Does Purgatory Exist? (part 3)

On November 27, 2011, in Doctrines, by july

Click for part 1 or part 2

It is interesting to know that rational thinking is often superseded by emotions.  One’s reluctance to accept a worldview is not always an intellectual problem as much as it is an emotional one.  The debate on Purgatory has not really been an issue for me until somebody from our Bible Study group decided to raise the question.  In most cases, people are in need of intellectual permission to believe… and this series has provided just that.

I hope that in coming up with this post, I am able to represent both sides objectively and sufficiently.  In researching this issue, I find all too often that one side has been so reliant on emotions, frequently lambasting the other without really providing intellectual grounds for believing their view.  This is wrong.  For one, emotions can only do so much.  It cannot, in any way, bend the truth to anyone’s favor.  Truth is not an emotional matter but rather an intellectual one.

It is evident in Christianity and all other systems of belief that those who agree on one will disagree on another.  Those who agree that Jesus is God may disagree on the means of worship.  Those who agree that Baptism is biblical may disagree on how it should be administered.  Unity in belief does not mean uniformity in practice.  Unity of basis does not mean uniformity in interpretation.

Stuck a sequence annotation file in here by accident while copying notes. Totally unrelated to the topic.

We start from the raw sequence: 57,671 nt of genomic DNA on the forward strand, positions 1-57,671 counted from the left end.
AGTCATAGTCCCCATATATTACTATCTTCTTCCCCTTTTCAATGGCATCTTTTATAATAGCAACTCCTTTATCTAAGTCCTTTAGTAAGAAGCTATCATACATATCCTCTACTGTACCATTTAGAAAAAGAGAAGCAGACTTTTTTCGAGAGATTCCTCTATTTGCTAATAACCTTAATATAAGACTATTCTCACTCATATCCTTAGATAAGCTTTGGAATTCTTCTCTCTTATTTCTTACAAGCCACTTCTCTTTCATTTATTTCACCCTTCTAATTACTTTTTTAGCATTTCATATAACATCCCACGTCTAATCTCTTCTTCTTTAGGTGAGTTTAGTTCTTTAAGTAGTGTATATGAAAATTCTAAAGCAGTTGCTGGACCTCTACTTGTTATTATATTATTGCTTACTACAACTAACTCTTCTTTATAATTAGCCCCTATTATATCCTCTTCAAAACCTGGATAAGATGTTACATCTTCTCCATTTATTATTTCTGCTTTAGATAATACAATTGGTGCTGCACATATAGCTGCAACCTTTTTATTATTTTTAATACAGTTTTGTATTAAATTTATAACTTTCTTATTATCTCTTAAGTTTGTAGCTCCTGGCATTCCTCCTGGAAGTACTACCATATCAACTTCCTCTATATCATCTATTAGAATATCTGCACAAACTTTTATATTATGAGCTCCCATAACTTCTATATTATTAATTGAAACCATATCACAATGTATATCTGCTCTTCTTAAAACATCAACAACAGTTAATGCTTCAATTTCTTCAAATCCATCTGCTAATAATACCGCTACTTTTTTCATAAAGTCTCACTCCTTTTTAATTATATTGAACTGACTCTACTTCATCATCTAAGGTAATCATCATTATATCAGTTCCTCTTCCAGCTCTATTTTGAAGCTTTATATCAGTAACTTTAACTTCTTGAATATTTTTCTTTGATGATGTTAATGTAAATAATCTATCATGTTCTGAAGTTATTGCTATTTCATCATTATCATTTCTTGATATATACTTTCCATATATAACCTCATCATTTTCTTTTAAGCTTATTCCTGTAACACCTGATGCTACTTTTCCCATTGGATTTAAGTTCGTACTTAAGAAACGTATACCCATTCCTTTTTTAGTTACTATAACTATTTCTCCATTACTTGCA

It is interesting to know that almost nothing can be proved with a hundred percent certainty.  One cannot prove with complete certainty for example, that we exist in the real world.  Why cannot we be a brain stimulated by a mad scientist to think and believe that we exist in the real world? Why cannot you, for example, be an illusionary person, reading this illusionary article, coated with illusionary meaning, manifested in an illusionary world, created by an illusionary God? Such is possible.  But the question doesn’t stop there.  The next question to ask is, “Is it plausible?”

Having said that, one way of knowing the truth of a matter is by checking out competing explanations and subscribing to the one that provides the best explanatory power.  For example, Christians believe that God exists yet atheists say otherwise.  The best solution to resolve this tension is not to ignore the atheist and retreat to fundamentalism at the expense of reason.  Rather it is to assess the evidence for and against the existence of God and see which of the two views best represent reality.  Similarly, in assessing the existence or non existence of Purgatory, one must always ask, “Which of the views is the most plausible? Which view has the best explanatory power?” It is through this that one arrives at an intellectually satisfactory worldview.  Through this… we will know the truth… and Jesus was right in saying that the truth shall set us free.

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